While it's been a hectic week, I wanted to resume blogging long enough to update a couple of recent posts with comments made by readers via email. The first concerned last week's post on Liz Warren's rabid rapid ascent into the stratosphere of the Senate. I closed that post by expressing the hope that Barney Frank's push to fill John Carey's vacant Senate seat would be successful so that, albeit for a short time, we could have both Lizzie Borden Warren and Barney ("Thufferin Thuccotash") Frank going hog wild in tandem on pro-consumer, BIG GOVERNMENT EXPANSION proposals that would have absolutely no chance of surviving a Senate filibuster, much less making it through a Republican-dominated House, but would contain as much moon battery and tom foolery as any blogger might wish for in his or her fondest blog-fodder dreams. Not being glued to Bay State political nuances, I had failed to notice that Massachusetts Governor Deval Patrick had spurned Barney's advances and instead chosen Patrick's very own former chief of staff to fill the interim Senate seat. Out of power, out of mind. I guess we'll have to make do with playing Wack-a-Wack-Job with Liz for the foreseeable future.
As a consolation prize, Barney gets to say "I'm not a real Senator, but I play one on stage."
Another reader, an experienced bank lawyer who has taken on the OTS and OCC from time-to-time, gave me a couple of intriguing comments about my most recent post, which discussed the FDIC's lawsuit against former officers and directors of the failed Charter Bank of New Mexico. I wondered why, after all the writedowns of CRE loans by the OTS and all of the resultant losses tied to those loans that could have been alleged by the FDIC, the FDIC focused instead on a smaller amount of losses caused by a subprime mortgage lending unit.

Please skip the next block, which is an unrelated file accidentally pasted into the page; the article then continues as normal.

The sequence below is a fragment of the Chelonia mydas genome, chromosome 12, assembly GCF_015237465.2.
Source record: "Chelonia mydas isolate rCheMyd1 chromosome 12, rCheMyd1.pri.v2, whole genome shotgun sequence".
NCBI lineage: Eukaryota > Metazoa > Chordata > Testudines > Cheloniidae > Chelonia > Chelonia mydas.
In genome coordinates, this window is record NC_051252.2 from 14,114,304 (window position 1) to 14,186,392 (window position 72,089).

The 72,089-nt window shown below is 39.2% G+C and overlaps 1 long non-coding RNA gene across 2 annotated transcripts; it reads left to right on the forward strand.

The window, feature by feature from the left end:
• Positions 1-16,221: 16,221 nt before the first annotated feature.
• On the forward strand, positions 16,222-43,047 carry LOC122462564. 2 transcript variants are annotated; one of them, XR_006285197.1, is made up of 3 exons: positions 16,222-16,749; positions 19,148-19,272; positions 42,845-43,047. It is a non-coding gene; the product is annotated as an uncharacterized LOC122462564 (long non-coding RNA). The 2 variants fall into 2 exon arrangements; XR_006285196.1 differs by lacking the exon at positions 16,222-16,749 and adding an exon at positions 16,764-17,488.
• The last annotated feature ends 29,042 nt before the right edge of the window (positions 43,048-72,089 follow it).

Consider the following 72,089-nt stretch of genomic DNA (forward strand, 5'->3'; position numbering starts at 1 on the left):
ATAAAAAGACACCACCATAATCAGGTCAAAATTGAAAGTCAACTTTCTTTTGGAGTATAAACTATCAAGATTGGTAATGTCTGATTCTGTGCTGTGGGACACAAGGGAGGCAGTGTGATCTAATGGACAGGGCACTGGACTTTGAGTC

In the wake of the NLRB holding, and the simple fact that the OTS was running without a properly appointed director for several years, from March 2009 until the 2011 handover and in violation of the Vacancies Reform Act, wouldn’t you limit your case to the non-OTS determined issues too?
The Appointment of the Receiver in January 2010 was, perhaps, an illegal act in itself.
Fun food for thought.
Fun food for thought, indeed, although I haven't had the time--and no one is paying me--to think about it. Perhaps legal counsel for the former officers and directors of Charter Bank will have both the time and the financial incentive.